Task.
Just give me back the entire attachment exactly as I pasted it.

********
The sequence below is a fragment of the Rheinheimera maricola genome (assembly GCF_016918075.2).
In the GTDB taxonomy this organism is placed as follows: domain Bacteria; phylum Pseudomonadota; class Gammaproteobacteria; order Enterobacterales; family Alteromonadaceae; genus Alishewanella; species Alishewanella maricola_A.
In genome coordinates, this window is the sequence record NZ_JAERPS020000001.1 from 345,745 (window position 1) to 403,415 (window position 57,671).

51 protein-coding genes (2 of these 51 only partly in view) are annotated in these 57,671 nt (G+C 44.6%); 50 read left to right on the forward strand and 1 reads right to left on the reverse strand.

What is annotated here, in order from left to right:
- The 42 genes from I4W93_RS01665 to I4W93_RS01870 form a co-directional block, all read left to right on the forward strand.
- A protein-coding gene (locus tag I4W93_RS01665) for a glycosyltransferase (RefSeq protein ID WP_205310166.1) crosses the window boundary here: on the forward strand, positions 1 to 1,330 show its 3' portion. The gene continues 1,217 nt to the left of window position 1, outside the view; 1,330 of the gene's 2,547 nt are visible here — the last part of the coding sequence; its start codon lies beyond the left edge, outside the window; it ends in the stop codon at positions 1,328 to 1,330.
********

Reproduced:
The sequence below is a fragment of the Rheinheimera maricola genome (assembly GCF_016918075.2).
In the GTDB taxonomy this organism is placed as follows: domain Bacteria; phylum Pseudomonadota; class Gammaproteobacteria; order Enterobacterales; family Alteromonadaceae; genus Alishewanella; species Alishewanella maricola_A.
In genome coordinates, this window is the sequence record NZ_JAERPS020000001.1 from 345,745 (window position 1) to 403,415 (window position 57,671).

51 protein-coding genes (2 of these 51 only partly in view) are annotated in these 57,671 nt (G+C 44.6%); 50 read left to right on the forward strand and 1 reads right to left on the reverse strand.

What is annotated here, in order from left to right:
- The 42 genes from I4W93_RS01665 to I4W93_RS01870 form a co-directional block, all read left to right on the forward strand.
- A protein-coding gene (locus tag I4W93_RS01665) for a glycosyltransferase (RefSeq protein ID WP_205310166.1) crosses the window boundary here: on the forward strand, positions 1 to 1,330 show its 3' portion. The gene continues 1,217 nt to the left of window position 1, outside the view; 1,330 of the gene's 2,547 nt are visible here — the last part of the coding sequence; its start codon lies beyond the left edge, outside the window; it ends in the stop codon at positions 1,328 to 1,330.